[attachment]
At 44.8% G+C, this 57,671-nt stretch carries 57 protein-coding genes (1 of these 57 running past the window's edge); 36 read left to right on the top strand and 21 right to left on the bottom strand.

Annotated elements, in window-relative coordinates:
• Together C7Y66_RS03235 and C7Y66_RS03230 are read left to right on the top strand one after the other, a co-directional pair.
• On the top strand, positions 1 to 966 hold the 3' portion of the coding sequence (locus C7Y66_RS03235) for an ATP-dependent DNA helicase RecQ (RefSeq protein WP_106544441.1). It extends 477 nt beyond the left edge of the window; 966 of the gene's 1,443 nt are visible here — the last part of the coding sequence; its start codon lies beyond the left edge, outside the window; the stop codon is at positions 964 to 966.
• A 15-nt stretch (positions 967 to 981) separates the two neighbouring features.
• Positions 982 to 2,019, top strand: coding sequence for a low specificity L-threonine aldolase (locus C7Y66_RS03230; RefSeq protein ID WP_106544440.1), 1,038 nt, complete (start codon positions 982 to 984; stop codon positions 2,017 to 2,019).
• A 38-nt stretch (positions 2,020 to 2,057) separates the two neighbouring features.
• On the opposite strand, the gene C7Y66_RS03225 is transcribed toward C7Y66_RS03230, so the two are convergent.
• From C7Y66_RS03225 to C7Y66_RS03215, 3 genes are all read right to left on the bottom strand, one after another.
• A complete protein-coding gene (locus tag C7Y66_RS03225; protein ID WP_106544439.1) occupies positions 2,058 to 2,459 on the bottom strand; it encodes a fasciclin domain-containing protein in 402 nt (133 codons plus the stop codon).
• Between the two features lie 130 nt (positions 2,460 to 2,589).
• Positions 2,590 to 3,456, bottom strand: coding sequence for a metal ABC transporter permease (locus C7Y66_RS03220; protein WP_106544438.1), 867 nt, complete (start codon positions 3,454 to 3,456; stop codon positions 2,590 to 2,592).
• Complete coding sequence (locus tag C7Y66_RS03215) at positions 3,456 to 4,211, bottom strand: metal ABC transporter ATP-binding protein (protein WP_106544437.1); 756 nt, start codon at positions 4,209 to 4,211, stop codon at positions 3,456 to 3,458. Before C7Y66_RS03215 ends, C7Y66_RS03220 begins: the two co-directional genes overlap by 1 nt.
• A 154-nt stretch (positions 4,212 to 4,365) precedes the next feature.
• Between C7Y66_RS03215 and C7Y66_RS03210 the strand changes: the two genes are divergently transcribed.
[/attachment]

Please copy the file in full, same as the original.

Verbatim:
At 44.8% G+C, this 57,671-nt stretch carries 57 protein-coding genes (1 of these 57 running past the window's edge); 36 read left to right on the top strand and 21 right to left on the bottom strand.

Annotated elements, in window-relative coordinates:
• Together C7Y66_RS03235 and C7Y66_RS03230 are read left to right on the top strand one after the other, a co-directional pair.
• On the top strand, positions 1 to 966 hold the 3' portion of the coding sequence (locus C7Y66_RS03235) for an ATP-dependent DNA helicase RecQ (RefSeq protein WP_106544441.1). It extends 477 nt beyond the left edge of the window; 966 of the gene's 1,443 nt are visible here — the last part of the coding sequence; its start codon lies beyond the left edge, outside the window; the stop codon is at positions 964 to 966.
• A 15-nt stretch (positions 967 to 981) separates the two neighbouring features.
• Positions 982 to 2,019, top strand: coding sequence for a low specificity L-threonine aldolase (locus C7Y66_RS03230; RefSeq protein ID WP_106544440.1), 1,038 nt, complete (start codon positions 982 to 984; stop codon positions 2,017 to 2,019).
• A 38-nt stretch (positions 2,020 to 2,057) separates the two neighbouring features.
• On the opposite strand, the gene C7Y66_RS03225 is transcribed toward C7Y66_RS03230, so the two are convergent.
• From C7Y66_RS03225 to C7Y66_RS03215, 3 genes are all read right to left on the bottom strand, one after another.
• A complete protein-coding gene (locus tag C7Y66_RS03225; protein ID WP_106544439.1) occupies positions 2,058 to 2,459 on the bottom strand; it encodes a fasciclin domain-containing protein in 402 nt (133 codons plus the stop codon).
• Between the two features lie 130 nt (positions 2,460 to 2,589).
• Positions 2,590 to 3,456, bottom strand: coding sequence for a metal ABC transporter permease (locus C7Y66_RS03220; protein WP_106544438.1), 867 nt, complete (start codon positions 3,454 to 3,456; stop codon positions 2,590 to 2,592).
• Complete coding sequence (locus tag C7Y66_RS03215) at positions 3,456 to 4,211, bottom strand: metal ABC transporter ATP-binding protein (protein WP_106544437.1); 756 nt, start codon at positions 4,209 to 4,211, stop codon at positions 3,456 to 3,458. Before C7Y66_RS03215 ends, C7Y66_RS03220 begins: the two co-directional genes overlap by 1 nt.
• A 154-nt stretch (positions 4,212 to 4,365) precedes the next feature.
• Between C7Y66_RS03215 and C7Y66_RS03210 the strand changes: the two genes are divergently transcribed.